The Digital World We Want – OECD Annual Forum

Carlos López Blanco has participated on the panel “The Digital World We Want" of the OECD.

Nuria Talayero San Miguel

Nuria Talayero San Miguel

- Actualizado

Reading time: 4 min

In the context of the OECD annual forum, Carlos López Blanco, Global Head of Public affairs and regulation of Telefónica, has participated on the panel “The Digital World We Want”.

The forum session was an opportunity to encourage a lively debate amongst panelists around the benefits of the digital transformation for citizens and business and its power as an economic leveller; gaps, inequality and ensuring citizens aren’t left behind; trust, security and privacy issues; tools for policymakers and how to deal with legacy policies; private/public partnerships; jobs, skills and education.

                      You may watch the full webcast of this interesting session here.
This session was moderated by Jason Karaian, and with an opening scene setting by Andrew Wyckoff. Other prominent panelists taking part were Malavika Jayaram, Executive Director, Digital Asia Hub, Boris Koprivnikar, Deputy Prime Minister and Minister of Public Administration, Slovenia and Nicklas Lundblad, VP Public Policy and Government Relations, Europe, Middle East, Russia and Africa, Google.

Digitization is one of the strongest drivers for increasing growth, strengthening competitiveness, boosting employment and it offers a greater capacity to tackle social and environmental issues.  According to Malavika Jayaram “Even the idea of The digital world we want is contested. There are many ideas of the future. Many ideas of what equality is”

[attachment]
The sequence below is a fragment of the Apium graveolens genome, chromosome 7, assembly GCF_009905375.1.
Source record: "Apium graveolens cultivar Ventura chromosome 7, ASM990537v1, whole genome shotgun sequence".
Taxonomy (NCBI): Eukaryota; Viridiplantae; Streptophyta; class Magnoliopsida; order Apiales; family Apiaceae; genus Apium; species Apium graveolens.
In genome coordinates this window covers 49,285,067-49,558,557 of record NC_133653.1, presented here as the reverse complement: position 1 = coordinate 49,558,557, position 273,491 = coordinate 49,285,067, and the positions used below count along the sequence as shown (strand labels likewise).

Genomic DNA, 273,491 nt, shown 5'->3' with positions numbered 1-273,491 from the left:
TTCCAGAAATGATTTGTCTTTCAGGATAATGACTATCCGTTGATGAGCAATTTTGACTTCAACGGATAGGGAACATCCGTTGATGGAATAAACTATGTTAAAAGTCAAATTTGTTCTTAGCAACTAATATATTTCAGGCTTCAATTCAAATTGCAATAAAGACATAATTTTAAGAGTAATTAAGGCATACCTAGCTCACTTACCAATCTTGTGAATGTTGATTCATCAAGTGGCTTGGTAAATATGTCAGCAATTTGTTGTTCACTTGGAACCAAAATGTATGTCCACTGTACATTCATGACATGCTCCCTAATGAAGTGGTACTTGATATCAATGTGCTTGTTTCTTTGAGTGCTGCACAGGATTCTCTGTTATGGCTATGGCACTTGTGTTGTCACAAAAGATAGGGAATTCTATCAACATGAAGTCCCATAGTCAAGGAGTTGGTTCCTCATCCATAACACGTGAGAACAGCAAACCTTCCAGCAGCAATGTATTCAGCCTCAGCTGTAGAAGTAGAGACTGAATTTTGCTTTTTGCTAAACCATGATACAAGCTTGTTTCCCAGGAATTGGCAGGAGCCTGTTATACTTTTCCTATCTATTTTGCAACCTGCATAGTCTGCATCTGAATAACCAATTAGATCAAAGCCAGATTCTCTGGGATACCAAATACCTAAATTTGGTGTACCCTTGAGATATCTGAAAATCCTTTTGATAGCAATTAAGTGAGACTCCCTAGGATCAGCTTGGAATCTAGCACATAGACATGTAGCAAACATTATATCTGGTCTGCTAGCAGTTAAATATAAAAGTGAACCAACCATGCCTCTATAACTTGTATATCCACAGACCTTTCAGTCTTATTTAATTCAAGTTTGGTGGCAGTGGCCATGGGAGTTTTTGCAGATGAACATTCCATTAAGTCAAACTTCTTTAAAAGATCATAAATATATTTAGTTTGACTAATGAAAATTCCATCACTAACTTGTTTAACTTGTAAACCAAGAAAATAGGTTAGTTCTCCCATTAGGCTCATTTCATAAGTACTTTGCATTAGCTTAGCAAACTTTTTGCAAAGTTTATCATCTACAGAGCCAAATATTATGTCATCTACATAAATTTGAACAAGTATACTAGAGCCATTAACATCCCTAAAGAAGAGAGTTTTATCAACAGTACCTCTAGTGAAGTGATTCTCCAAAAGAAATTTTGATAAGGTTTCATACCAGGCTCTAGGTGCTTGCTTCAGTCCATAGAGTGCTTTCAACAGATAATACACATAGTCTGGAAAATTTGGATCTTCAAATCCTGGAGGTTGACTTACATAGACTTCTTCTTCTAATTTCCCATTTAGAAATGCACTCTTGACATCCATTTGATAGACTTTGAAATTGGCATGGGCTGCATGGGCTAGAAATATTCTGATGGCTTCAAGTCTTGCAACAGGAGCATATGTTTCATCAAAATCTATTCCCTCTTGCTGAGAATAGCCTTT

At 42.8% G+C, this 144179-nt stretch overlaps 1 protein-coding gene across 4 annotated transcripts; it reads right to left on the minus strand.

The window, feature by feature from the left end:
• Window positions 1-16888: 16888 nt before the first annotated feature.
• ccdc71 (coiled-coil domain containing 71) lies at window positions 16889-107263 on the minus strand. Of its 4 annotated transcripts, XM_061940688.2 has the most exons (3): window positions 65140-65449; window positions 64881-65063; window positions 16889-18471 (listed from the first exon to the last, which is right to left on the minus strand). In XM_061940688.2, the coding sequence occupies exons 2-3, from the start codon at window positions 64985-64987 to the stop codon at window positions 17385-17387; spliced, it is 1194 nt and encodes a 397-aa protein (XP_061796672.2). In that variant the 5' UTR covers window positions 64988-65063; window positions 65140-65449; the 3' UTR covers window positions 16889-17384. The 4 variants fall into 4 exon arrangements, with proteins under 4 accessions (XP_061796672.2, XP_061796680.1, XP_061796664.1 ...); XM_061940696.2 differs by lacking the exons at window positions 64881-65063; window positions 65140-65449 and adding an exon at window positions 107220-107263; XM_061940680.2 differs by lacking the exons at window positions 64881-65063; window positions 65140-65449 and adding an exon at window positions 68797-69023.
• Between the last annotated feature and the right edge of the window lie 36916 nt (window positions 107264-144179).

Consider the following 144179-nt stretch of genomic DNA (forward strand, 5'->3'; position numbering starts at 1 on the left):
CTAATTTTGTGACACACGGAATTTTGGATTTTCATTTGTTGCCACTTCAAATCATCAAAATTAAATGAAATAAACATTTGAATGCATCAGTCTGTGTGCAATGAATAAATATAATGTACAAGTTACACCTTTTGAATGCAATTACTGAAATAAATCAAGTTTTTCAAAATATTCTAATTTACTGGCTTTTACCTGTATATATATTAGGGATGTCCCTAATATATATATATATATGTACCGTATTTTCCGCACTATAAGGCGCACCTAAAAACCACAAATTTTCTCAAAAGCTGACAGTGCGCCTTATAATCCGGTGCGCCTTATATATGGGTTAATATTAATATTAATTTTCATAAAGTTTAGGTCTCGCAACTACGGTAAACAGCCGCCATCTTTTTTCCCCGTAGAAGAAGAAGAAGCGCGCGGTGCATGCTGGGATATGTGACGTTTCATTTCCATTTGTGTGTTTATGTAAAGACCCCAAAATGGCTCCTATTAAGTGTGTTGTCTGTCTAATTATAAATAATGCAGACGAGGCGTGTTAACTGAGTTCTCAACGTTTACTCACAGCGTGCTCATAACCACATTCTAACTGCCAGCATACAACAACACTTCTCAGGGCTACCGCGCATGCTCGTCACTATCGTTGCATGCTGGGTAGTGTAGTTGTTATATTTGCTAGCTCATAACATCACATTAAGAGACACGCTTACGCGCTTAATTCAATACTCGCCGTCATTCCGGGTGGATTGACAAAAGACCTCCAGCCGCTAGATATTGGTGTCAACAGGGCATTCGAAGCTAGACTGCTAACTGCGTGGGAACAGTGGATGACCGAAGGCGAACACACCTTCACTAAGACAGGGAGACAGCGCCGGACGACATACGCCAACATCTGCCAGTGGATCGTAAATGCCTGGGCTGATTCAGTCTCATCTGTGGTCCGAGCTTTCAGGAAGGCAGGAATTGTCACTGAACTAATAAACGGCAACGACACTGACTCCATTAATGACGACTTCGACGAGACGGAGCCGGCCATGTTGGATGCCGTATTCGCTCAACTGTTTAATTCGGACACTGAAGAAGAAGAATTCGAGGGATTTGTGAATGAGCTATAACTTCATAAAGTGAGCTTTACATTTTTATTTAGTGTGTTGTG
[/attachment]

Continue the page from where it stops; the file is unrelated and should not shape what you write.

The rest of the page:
It is vital to foster an inclusive digitization process: identifying excluded people and companies and driving them to the digital world.

An appropriate regulatory framework for the digital world favouring innovation, infrastructure deployment, confidence generation and education are long term objectives. In this sense, Carlos López Blanco talked about “defining the rules of the game in the digital world” and ensuring governments understand the sense of urgency and are up to the challenge we are facing: “In the XXst century rich countries will be those able to develop the digital economy and digitalization”. “The Latam region has a huge potential to be a leader”

We need to adapt institutional model to the new fast paced ecosystem and digitize the Government and Public Administration, as well as foster companies and production processes digitalization.

Boris Koprivnikar spoke about a “system change”, deciding “faster and smarter” and where governments will “speed up their activity in the field of using digital products and producing better governance” and to that end “we are sitting together with companies”. “Sooner or later we will have a distributed democracy”

We have to ensure that individuals have the digital skills needed to make a meaningful use of these opportunities. Digital training essential not to miss the boat: Education is a priority to develop human capital. According to Carlos López Blanco “promoting education is the most important leveller”